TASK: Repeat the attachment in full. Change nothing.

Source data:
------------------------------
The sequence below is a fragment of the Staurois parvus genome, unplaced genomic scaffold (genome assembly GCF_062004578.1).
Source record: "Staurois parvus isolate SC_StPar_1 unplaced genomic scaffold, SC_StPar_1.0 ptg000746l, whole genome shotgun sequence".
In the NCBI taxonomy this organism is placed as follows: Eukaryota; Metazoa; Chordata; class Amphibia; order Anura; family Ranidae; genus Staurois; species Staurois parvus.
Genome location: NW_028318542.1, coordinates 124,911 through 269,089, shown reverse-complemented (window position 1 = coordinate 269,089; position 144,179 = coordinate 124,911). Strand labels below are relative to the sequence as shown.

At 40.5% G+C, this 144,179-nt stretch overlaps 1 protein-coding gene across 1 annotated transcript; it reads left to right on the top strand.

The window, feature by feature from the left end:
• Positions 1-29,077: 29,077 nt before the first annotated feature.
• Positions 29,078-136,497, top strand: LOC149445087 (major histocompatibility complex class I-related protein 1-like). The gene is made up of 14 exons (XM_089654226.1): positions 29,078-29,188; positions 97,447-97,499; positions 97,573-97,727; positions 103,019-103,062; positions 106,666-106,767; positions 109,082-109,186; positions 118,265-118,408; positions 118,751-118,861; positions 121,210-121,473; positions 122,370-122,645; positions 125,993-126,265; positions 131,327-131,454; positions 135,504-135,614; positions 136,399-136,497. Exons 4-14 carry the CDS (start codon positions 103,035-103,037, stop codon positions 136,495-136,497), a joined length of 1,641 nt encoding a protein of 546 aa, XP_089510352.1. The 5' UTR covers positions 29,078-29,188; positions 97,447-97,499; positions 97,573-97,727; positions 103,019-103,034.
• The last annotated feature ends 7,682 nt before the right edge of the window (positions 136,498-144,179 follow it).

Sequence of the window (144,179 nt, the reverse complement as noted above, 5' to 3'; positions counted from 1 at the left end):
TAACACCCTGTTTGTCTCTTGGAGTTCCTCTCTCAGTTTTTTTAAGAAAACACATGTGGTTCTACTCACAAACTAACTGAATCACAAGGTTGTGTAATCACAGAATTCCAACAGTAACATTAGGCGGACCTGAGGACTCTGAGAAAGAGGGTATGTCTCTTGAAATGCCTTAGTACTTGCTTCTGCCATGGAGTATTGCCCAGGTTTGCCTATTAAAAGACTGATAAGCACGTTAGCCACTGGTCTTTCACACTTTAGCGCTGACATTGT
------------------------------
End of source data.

The sequence below is a fragment of the Staurois parvus genome, unplaced genomic scaffold (genome assembly GCF_062004578.1).
Source record: "Staurois parvus isolate SC_StPar_1 unplaced genomic scaffold, SC_StPar_1.0 ptg000746l, whole genome shotgun sequence".
In the NCBI taxonomy this organism is placed as follows: Eukaryota; Metazoa; Chordata; class Amphibia; order Anura; family Ranidae; genus Staurois; species Staurois parvus.
Genome location: NW_028318542.1, coordinates 124,911 through 269,089, shown reverse-complemented (window position 1 = coordinate 269,089; position 144,179 = coordinate 124,911). Strand labels below are relative to the sequence as shown.

At 40.5% G+C, this 144,179-nt stretch overlaps 1 protein-coding gene across 1 annotated transcript; it reads left to right on the top strand.

The window, feature by feature from the left end:
• Positions 1-29,077: 29,077 nt before the first annotated feature.
• Positions 29,078-136,497, top strand: LOC149445087 (major histocompatibility complex class I-related protein 1-like). The gene is made up of 14 exons (XM_089654226.1): positions 29,078-29,188; positions 97,447-97,499; positions 97,573-97,727; positions 103,019-103,062; positions 106,666-106,767; positions 109,082-109,186; positions 118,265-118,408; positions 118,751-118,861; positions 121,210-121,473; positions 122,370-122,645; positions 125,993-126,265; positions 131,327-131,454; positions 135,504-135,614; positions 136,399-136,497. Exons 4-14 carry the CDS (start codon positions 103,035-103,037, stop codon positions 136,495-136,497), a joined length of 1,641 nt encoding a protein of 546 aa, XP_089510352.1. The 5' UTR covers positions 29,078-29,188; positions 97,447-97,499; positions 97,573-97,727; positions 103,019-103,034.
• The last annotated feature ends 7,682 nt before the right edge of the window (positions 136,498-144,179 follow it).

Sequence of the window (144,179 nt, the reverse complement as noted above, 5' to 3'; positions counted from 1 at the left end):
TAACACCCTGTTTGTCTCTTGGAGTTCCTCTCTCAGTTTTTTTAAGAAAACACATGTGGTTCTACTCACAAACTAACTGAATCACAAGGTTGTGTAATCACAGAATTCCAACAGTAACATTAGGCGGACCTGAGGACTCTGAGAAAGAGGGTATGTCTCTTGAAATGCCTTAGTACTTGCTTCTGCCATGGAGTATTGCCCAGGTTTGCCTATTAAAAGACTGATAAGCACGTTAGCCACTGGTCTTTCACACTTTAGCGCTGACATTGT